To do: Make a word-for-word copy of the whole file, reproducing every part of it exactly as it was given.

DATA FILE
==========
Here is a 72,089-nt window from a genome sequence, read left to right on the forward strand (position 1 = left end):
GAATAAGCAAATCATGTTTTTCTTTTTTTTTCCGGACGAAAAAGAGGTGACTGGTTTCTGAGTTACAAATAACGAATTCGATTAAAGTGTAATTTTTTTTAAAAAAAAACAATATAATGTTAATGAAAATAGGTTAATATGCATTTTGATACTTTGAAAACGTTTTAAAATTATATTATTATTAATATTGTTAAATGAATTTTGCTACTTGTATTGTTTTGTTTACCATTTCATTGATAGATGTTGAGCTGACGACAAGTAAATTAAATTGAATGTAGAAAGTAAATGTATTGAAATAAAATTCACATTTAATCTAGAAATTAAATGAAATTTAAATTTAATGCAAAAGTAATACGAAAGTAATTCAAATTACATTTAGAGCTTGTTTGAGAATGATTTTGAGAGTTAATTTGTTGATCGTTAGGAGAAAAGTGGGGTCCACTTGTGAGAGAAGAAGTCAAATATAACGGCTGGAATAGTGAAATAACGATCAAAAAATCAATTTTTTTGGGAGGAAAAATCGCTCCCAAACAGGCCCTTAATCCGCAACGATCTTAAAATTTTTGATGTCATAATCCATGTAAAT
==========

Here is a 72,089-nt window from a genome sequence, read left to right on the forward strand (position 1 = left end):
GAATAAGCAAATCATGTTTTTCTTTTTTTTTCCGGACGAAAAAGAGGTGACTGGTTTCTGAGTTACAAATAACGAATTCGATTAAAGTGTAATTTTTTTTAAAAAAAAACAATATAATGTTAATGAAAATAGGTTAATATGCATTTTGATACTTTGAAAACGTTTTAAAATTATATTATTATTAATATTGTTAAATGAATTTTGCTACTTGTATTGTTTTGTTTACCATTTCATTGATAGATGTTGAGCTGACGACAAGTAAATTAAATTGAATGTAGAAAGTAAATGTATTGAAATAAAATTCACATTTAATCTAGAAATTAAATGAAATTTAAATTTAATGCAAAAGTAATACGAAAGTAATTCAAATTACATTTAGAGCTTGTTTGAGAATGATTTTGAGAGTTAATTTGTTGATCGTTAGGAGAAAAGTGGGGTCCACTTGTGAGAGAAGAAGTCAAATATAACGGCTGGAATAGTGAAATAACGATCAAAAAATCAATTTTTTTGGGAGGAAAAATCGCTCCCAAACAGGCCCTTAATCCGCAACGATCTTAAAATTTTTGATGTCATAATCCATGTAAAT